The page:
Andrew Trzaska | February 28 , 2012
An outstanding educator award, the return of art and music programs, a school trip to see Mary Poppins and this month’s Black History Month competition were the highlights of Edgewood Elementary shared by principal Sonya Hernandez at Monday night’s Muskegon Heights board of education meeting.
Hernandez is in her first full year as principal of Edgewood Elementary. In her time at the district, she has solicited community support for school supplies. Grand Haven-based Media 1 stepped up to help provide school supplies to students in January, and local Shriners donated coats to students. Hernandez also put a call out for volunteers to help bring enrichment classes like art and music back to the school.
Arts And Music: Two volunteers have stepped forward this month to provide art classes to Edgewood students. Suella Bailey, a recently laid off elementary educator, and her father are currently providing art classes free of charge, which allows teachers one 50-minute planning period a week; currently, teachers at Edgewood to not have a planning period during the day.
Additionally, 20 Edgewood 4th graders are part of the Carnegie Hall Link Up program, which teaches students basic music concepts and provides them a recorder to learn to play. At the end of the program, students will have the chance to play with the West Michigan Symphony on those recorders.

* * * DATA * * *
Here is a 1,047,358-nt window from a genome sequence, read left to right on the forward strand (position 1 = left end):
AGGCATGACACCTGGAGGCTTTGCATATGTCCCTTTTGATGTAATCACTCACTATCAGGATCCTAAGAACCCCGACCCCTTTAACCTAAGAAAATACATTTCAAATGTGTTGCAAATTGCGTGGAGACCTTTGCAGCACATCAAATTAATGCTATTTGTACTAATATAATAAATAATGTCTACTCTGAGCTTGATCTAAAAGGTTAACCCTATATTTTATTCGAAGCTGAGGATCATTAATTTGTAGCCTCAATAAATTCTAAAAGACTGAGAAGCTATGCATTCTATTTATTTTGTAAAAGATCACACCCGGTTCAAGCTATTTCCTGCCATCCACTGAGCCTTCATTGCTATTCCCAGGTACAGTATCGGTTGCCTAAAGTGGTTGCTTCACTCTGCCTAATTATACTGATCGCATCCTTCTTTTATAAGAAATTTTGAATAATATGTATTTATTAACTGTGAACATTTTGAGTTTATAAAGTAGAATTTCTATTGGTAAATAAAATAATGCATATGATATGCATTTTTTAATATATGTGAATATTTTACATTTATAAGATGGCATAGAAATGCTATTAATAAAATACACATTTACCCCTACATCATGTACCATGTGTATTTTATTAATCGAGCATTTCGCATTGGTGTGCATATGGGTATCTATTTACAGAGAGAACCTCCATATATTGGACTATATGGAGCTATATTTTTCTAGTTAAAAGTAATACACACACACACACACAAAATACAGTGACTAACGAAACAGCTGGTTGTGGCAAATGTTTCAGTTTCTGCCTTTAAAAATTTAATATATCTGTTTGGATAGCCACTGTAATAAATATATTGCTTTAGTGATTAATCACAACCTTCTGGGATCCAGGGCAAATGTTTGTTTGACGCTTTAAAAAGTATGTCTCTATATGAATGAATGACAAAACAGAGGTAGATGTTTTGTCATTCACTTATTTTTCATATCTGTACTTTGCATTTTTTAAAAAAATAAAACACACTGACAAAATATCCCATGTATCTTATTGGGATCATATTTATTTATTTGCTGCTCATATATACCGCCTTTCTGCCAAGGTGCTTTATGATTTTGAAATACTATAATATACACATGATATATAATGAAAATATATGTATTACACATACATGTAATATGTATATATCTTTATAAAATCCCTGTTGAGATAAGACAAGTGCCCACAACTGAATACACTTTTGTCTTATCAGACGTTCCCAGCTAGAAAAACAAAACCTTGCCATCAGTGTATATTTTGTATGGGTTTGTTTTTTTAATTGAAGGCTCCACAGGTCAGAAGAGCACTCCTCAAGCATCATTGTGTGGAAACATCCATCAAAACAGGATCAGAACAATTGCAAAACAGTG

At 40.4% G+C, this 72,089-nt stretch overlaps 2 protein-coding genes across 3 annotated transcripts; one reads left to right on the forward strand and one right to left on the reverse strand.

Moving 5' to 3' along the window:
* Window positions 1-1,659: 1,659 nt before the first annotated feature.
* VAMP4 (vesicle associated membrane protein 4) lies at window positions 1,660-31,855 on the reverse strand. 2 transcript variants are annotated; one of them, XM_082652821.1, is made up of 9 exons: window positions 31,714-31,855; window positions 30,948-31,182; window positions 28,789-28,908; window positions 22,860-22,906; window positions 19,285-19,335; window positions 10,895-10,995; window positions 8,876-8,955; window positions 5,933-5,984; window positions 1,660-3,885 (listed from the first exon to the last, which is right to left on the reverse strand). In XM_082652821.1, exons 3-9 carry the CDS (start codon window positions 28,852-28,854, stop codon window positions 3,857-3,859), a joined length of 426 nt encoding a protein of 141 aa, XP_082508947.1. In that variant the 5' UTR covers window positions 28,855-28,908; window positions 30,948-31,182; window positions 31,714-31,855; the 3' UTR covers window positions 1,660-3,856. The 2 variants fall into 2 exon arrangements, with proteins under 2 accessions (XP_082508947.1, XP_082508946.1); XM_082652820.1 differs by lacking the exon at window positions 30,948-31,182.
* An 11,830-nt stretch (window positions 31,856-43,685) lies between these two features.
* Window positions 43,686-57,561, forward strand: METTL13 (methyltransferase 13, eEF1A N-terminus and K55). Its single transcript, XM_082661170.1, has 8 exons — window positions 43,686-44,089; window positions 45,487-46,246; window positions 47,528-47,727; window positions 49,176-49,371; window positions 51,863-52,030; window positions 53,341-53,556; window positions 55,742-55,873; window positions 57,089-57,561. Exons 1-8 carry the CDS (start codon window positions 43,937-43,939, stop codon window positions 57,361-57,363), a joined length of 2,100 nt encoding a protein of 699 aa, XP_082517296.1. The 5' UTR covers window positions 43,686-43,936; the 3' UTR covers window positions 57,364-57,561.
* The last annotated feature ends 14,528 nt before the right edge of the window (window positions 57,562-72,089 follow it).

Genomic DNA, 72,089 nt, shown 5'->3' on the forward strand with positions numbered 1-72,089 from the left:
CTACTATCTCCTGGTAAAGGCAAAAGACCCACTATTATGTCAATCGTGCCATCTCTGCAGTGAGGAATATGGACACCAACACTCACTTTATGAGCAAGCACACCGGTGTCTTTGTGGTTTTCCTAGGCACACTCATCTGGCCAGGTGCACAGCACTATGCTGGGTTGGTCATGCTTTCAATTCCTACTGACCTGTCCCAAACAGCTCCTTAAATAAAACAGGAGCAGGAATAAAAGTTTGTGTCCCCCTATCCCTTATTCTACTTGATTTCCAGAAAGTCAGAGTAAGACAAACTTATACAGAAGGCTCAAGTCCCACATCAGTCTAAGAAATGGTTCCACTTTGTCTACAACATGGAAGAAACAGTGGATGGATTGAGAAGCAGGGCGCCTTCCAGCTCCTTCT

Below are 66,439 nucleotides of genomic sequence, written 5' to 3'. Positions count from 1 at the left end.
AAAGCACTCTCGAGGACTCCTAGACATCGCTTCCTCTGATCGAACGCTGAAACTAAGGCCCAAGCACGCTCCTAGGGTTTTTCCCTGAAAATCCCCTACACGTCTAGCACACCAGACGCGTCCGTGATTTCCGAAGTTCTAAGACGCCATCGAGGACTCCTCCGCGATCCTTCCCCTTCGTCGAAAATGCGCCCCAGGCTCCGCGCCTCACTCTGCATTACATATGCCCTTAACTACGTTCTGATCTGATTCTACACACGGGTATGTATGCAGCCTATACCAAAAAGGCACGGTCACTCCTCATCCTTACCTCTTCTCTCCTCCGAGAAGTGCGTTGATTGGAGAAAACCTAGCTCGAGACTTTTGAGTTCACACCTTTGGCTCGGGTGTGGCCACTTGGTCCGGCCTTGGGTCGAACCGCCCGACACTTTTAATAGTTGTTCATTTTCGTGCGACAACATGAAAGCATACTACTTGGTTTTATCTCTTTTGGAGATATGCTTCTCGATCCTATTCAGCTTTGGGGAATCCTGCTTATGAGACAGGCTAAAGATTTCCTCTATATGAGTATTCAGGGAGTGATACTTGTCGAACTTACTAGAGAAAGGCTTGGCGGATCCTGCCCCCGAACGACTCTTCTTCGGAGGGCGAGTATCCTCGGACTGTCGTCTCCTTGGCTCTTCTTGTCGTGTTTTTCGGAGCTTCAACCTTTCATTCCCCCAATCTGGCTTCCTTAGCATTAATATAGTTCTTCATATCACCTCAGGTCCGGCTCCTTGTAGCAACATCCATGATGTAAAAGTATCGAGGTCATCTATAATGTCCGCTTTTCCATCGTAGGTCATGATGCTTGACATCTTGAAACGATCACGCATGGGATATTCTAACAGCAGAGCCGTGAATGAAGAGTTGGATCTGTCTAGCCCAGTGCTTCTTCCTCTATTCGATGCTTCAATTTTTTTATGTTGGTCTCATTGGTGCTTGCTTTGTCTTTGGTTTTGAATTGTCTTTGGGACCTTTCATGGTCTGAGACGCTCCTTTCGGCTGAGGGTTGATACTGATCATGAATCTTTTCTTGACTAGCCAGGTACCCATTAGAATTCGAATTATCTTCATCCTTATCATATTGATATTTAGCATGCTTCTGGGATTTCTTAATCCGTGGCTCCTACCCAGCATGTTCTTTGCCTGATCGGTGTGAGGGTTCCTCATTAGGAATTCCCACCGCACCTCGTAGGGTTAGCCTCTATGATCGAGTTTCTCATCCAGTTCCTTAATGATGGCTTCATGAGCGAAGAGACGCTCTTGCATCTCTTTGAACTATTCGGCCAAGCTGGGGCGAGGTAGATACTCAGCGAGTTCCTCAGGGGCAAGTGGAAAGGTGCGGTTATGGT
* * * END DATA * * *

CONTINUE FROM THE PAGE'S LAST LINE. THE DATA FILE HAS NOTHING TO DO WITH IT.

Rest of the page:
Art, music and other special enrichment classes have been cut not just in Muskegon Heights Public Schools but county-wide in recent budget cuts.
Educator of the Year: Hernandez commended Edgewood 5th grade teacher Chauncey Williams, who was recently awarded Outstanding Educator of the Year by the Greater Muskegon Jaycees.
“We’re proud of him and he’s so deserving of it,” said Hernandez.
Mary Poppins in Grand Rapids: Last Friday, 93 Edgewood students, parents, faculty and volunteers went to DeVos Performance Hall in Grand Rapids to see a musical performance of Mary Poppins. The trip was completely done at no cost to the district; Broadway Grand Rapids provided 100 tickets, the McDonald’s restaurant in Coopersville provided a meal for the students, and community members donated the money for the busing. Hernandez spoke to the educational value of the trip:
“Many of them and many of their parents had not had that kind of experience before.”
Black History Month Competition: 3rd, 4th and 5th graders each received a different topic to present: “What Black History Means to Me” for 3rd grade, inventors and innovators for 4th grade and African-American history from 1720 to the present for 5th grade. Judging will take place on Wednesday at 11 a.m. and will be based on educational value, parental involvement and use of artifacts in their displays. Hernandez explained students were taking the competition seriously and were being competitive.
Those wishing to help Edgewood Elementary can contact Hernandez at (231) 830-3250 during normal school hours.